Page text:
Cardinal Donald Wuerl, the former Archbishop of Washington, was once the most powerful man in the American Church – second, perhaps, only to his predecessor Theodore McCarrick, who has since been exposed as a serial predator. But in October, Cardinal Wuerl resigned, after after a grand jury report alleged that he had reassigned paedophile priests during his tenure as Bishop of Pittsburgh (a claim he denied). He has since come under pressure because he heard an allegation against McCarrick in 2004 – though he says he handled it appropriately.
The cardinal’s standing in Rome hasn’t changed much, however. Following his resignation, Pope Francis appointed Wuerl apostolic administrator, managing the diocese until his successor is chosen. Six months later and there he remains.
Yet public opinion here in America pays little attention to Vatican politics. In August – nearly two months before his resignation, but after the Pittsbugh report – Wuerl’s name was removed from a Pennsylvania high school. Two days before, vandals smeared red spray paint over his name on the sign (pictured).
Other bishops are facing the same ignominy. On March 19, the Catholic News Agency reported that the Archdiocese of Milwaukee would be removing the names of two archbishops, William Cousins and Rembert Weakland from diocesan office buildings. In February, the Diocese of Green Bay struck the name of ex-bishop Aloysius Wycislo, who was accused of mishandling abuse cases, from its cathedral centre. That same month, the name of Bishop Michael Bransfield of Wheeling was removed from a West Virginia gym. And the list goes on.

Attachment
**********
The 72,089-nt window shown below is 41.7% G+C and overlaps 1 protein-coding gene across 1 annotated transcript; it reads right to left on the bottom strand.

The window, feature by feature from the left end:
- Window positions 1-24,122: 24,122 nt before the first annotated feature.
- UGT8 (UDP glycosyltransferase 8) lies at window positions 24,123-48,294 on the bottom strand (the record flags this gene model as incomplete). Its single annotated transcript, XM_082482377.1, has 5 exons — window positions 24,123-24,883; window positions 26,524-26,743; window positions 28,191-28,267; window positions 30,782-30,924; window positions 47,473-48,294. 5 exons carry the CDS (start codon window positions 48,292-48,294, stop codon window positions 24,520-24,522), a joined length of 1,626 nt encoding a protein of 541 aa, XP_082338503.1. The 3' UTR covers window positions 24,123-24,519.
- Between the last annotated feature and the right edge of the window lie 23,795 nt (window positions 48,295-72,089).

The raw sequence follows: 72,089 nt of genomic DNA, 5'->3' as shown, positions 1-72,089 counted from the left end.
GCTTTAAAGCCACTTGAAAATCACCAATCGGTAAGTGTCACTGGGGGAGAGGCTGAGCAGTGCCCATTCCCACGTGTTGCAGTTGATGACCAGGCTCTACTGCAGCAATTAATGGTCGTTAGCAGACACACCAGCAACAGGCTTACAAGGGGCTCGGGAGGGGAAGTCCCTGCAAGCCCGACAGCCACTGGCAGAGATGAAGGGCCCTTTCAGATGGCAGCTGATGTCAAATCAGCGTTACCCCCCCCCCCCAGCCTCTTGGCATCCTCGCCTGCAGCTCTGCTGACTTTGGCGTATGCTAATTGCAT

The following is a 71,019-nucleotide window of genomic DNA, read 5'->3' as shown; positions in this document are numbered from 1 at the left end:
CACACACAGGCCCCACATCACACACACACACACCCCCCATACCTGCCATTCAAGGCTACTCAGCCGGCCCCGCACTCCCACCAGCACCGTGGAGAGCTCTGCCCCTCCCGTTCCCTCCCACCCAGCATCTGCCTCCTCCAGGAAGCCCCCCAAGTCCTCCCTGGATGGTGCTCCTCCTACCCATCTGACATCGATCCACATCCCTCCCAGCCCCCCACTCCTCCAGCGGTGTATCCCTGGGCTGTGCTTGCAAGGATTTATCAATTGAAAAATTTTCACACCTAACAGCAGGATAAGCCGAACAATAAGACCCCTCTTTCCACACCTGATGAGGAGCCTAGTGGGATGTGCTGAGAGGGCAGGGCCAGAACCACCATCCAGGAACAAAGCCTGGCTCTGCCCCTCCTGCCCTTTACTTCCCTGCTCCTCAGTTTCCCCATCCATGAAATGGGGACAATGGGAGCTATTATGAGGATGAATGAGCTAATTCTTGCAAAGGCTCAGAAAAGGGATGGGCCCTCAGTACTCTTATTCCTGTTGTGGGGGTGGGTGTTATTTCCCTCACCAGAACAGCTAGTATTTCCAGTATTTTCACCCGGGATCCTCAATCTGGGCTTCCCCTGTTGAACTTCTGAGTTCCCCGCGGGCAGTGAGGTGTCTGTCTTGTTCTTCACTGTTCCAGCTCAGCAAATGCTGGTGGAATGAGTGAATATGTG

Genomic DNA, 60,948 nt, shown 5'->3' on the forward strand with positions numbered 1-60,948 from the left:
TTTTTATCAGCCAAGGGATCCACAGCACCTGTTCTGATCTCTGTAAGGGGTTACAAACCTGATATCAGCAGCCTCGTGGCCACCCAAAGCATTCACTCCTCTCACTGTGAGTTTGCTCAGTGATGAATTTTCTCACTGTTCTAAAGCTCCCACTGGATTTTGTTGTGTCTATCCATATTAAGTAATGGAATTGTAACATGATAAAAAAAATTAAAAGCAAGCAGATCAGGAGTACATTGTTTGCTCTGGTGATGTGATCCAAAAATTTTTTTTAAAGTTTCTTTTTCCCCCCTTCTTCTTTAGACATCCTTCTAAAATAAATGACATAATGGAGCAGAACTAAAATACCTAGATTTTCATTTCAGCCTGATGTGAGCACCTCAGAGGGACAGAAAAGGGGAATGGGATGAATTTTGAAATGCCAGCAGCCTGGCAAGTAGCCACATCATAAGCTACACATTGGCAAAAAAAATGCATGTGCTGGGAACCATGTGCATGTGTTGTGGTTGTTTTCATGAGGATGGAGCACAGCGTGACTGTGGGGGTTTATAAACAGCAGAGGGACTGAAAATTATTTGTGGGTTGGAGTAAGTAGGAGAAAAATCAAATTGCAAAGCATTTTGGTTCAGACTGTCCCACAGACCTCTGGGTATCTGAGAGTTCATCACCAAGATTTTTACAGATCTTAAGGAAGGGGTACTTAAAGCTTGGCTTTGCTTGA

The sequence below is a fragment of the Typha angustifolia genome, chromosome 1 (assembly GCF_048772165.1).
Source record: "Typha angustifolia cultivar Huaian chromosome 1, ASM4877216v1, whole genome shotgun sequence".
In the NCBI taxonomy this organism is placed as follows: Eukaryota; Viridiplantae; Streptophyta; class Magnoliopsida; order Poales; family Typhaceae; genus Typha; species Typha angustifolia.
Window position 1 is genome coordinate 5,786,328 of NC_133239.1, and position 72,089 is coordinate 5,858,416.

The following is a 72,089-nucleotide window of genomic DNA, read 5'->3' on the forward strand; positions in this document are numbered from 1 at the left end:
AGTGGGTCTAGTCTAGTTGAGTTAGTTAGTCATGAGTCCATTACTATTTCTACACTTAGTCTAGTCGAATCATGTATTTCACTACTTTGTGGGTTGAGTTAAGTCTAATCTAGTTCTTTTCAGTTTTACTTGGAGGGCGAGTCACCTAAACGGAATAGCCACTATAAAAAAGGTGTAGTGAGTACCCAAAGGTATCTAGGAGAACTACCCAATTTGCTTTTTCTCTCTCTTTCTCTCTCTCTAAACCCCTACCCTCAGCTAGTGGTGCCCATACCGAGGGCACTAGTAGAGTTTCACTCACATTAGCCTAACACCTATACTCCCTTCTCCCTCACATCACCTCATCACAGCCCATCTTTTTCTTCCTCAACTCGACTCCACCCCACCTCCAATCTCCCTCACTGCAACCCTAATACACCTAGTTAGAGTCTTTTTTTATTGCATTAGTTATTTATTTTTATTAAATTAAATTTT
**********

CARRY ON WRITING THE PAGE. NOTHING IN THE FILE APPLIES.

These reproaches may not be justice per se, but they have considerable symbolic value. As frustration with Rome’s response to the abuse crisis continues to grow, revoking these honours is one of the few ways the laity, diocesan priests, and local officials can register their discontent. Equally striking is the absence of dissent. Few of Wuerl’s many influential protégés have raised their voice to defend his reputation.